People, Mercury, Can

This is the twenty-sixth post in my series that explores the most-used words in the top stories shared amongst Environmental Historians and Environmental Humanities scholars on Twitter each week. Here are the top articles amongst environmental historians and humanities scholars this past week (August 21 – August 27, 2017): Here she details how intersectionality can help…

Google, Canadian, New

This is the sixth post in my series that explores the most-used words in the top stories shared amongst Environmental Historians and Environmental Humanities scholars on Twitter each week. Here are the top articles amongst environmental historians and humanities scholars this past week (April 10-April 16, 2017): Monday: “Is That Skeleton Gay? The Problem With Projecting…

Visualizing a Park System: Creating an Interactive Timeline

One of the most challenging aspects of my dissertation is figuring out how to analyze the development of four different park systems (Pennsylvania, Idaho, Ontario, and Alberta) over a period of about one hundred years. The sources tend to blur together in my mind, making analysis nearly impossible. I am a visual learner, and about…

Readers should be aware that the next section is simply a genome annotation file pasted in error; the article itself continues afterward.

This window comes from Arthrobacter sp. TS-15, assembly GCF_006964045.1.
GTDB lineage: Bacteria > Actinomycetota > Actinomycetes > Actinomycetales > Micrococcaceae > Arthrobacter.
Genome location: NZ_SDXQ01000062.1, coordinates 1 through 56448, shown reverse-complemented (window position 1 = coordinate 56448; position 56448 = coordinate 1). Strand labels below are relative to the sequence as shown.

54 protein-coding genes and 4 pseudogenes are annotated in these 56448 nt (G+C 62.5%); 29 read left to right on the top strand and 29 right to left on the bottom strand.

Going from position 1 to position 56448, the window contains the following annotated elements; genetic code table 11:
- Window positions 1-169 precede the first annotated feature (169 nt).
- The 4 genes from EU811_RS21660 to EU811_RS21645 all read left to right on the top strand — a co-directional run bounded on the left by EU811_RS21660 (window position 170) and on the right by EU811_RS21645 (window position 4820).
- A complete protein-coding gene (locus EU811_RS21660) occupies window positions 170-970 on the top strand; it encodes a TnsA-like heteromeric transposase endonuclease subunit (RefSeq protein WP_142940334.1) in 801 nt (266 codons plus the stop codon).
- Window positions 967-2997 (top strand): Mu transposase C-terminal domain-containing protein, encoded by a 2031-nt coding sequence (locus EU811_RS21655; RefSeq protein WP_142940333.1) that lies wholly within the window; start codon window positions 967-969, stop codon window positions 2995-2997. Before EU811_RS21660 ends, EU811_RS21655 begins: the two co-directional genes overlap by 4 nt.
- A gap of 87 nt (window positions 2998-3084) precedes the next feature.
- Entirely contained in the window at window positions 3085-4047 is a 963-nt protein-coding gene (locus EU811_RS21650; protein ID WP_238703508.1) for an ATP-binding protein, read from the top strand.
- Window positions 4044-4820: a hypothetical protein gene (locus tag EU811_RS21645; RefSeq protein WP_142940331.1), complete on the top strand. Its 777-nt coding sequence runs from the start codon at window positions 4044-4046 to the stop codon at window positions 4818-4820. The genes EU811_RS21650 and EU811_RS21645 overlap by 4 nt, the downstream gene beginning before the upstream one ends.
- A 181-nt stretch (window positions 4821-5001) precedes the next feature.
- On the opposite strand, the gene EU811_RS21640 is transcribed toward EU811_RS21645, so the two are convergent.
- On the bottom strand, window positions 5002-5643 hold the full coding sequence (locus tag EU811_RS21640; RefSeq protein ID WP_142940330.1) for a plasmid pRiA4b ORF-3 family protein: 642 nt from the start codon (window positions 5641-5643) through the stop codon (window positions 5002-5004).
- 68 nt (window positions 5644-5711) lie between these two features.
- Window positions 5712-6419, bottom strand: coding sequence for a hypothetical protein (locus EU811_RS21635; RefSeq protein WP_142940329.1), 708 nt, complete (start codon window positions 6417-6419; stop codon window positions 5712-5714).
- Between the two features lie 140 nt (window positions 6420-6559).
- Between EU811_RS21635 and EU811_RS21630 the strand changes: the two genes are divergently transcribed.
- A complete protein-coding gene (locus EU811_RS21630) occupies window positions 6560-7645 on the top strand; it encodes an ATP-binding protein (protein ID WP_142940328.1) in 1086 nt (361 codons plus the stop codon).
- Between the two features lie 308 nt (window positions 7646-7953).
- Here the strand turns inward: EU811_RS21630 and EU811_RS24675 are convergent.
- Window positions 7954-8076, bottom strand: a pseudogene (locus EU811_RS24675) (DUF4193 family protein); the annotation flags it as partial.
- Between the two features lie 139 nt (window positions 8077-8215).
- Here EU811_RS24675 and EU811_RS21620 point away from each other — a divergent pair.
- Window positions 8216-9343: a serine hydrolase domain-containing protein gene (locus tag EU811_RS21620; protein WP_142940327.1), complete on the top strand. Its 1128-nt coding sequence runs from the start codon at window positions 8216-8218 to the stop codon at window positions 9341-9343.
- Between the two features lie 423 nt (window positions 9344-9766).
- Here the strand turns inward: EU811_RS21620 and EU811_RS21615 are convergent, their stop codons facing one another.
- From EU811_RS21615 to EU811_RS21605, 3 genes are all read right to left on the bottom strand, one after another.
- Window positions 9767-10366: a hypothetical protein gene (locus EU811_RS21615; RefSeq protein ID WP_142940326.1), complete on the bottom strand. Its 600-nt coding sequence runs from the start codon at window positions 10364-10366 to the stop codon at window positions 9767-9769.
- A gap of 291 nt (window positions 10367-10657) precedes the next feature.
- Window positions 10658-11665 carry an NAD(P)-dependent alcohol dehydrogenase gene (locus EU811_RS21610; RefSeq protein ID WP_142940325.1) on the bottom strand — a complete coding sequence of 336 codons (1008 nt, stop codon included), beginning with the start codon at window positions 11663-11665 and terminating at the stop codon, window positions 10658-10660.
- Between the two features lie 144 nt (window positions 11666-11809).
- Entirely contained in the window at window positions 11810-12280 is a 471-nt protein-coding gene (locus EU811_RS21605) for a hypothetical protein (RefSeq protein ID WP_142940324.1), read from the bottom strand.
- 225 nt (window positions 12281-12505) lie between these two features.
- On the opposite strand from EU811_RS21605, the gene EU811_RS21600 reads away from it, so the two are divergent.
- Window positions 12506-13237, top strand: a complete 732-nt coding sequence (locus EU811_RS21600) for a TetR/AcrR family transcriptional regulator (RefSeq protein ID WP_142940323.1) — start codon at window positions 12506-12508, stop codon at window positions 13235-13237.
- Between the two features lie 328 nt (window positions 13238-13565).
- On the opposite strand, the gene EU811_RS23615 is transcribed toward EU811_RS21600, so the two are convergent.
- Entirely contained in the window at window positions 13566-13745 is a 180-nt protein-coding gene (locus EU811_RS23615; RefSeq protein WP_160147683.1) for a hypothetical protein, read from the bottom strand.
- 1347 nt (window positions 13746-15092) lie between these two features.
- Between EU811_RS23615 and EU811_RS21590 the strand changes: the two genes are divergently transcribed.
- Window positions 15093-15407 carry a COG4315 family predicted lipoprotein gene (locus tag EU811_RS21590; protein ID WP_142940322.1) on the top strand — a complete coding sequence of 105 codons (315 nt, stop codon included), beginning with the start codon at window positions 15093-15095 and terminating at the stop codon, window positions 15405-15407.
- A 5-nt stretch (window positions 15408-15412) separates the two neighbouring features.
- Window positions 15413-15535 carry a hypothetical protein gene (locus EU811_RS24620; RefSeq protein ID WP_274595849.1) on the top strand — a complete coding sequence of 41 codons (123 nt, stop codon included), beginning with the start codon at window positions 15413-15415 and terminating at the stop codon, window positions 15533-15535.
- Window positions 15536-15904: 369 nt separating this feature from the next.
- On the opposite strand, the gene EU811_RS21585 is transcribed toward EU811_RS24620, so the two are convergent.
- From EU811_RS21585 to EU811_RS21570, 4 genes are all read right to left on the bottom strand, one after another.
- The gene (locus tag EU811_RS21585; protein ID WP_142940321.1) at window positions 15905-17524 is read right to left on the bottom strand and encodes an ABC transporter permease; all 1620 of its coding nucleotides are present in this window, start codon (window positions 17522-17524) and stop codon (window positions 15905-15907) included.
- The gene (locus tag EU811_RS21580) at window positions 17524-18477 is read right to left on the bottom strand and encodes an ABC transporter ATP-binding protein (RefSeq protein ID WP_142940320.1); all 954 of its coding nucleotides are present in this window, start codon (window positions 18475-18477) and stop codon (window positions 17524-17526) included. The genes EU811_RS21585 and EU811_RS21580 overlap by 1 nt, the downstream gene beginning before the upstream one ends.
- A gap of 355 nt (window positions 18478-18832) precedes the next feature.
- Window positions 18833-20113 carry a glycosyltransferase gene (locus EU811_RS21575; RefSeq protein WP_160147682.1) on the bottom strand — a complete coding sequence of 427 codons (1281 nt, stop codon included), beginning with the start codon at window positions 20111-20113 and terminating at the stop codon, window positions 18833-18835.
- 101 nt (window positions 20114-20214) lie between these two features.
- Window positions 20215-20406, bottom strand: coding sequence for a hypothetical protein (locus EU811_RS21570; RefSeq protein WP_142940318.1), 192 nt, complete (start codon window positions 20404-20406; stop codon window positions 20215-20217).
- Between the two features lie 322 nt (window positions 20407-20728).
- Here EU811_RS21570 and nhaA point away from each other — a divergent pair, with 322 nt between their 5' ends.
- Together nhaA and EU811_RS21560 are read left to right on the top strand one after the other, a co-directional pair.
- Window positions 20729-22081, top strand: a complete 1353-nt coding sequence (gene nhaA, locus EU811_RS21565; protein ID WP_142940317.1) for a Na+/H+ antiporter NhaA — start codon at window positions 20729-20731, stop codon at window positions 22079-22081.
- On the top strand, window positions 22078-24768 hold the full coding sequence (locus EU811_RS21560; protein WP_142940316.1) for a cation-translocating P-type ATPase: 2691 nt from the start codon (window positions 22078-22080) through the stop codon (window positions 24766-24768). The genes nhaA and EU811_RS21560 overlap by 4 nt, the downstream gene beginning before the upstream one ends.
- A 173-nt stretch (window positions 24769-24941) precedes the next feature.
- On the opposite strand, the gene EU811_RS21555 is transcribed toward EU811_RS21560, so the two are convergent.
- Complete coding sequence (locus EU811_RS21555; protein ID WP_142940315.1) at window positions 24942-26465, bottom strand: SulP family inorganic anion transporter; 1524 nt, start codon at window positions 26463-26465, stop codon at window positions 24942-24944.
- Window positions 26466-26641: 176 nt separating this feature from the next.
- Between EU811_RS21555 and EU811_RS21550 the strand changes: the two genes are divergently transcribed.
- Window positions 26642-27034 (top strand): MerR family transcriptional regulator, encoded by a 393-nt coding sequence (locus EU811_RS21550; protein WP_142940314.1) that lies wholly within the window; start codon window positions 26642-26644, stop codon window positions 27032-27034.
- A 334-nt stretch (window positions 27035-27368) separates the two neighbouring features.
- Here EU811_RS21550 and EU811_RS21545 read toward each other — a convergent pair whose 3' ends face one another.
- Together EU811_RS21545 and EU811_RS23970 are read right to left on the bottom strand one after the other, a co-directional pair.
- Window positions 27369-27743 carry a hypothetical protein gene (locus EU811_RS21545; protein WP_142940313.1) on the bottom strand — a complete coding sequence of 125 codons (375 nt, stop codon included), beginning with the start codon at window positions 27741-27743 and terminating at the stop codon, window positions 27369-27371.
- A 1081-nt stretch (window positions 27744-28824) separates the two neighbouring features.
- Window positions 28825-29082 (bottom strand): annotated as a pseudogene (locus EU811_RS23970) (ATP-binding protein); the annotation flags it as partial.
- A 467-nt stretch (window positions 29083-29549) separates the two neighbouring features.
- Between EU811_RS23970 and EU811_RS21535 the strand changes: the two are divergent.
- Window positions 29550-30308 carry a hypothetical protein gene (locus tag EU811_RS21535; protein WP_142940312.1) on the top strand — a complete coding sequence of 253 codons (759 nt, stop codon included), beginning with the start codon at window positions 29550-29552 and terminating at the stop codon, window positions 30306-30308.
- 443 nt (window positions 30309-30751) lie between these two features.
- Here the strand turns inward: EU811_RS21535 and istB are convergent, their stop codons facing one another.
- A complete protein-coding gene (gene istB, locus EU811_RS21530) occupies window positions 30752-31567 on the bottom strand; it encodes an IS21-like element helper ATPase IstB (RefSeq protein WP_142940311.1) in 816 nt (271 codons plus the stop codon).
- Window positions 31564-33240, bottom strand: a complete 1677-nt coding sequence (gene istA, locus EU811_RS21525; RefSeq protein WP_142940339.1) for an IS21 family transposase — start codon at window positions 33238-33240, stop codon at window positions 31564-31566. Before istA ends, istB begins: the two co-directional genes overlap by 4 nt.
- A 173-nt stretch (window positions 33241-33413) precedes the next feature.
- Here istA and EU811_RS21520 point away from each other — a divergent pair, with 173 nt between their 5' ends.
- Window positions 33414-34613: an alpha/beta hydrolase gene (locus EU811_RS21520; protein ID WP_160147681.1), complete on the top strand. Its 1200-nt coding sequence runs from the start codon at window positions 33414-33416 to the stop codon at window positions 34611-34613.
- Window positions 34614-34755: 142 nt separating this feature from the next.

Bittersweet Sounds of Home

One of the bittersweet parts of my dissertation research is that I’m continuously reminded of or encountering things that remind me of my childhood homeland: Northwestern Pennsylvania, namely Cook Forest State Park and the forests of the region. I stumbled on this video today. Ignoring the narrator, I closed my eyes and took in the…

Notes from the Field

Originally Published for Rachel Carson Center’s blog, Seeing the Woods Outsider. Insider. My academic journey thus far often seems like a tightrope act between these two desires. My background and passion for state parks and nature has led me to become an environmental historian who focuses on parks. My dissertation is a comparative history of the…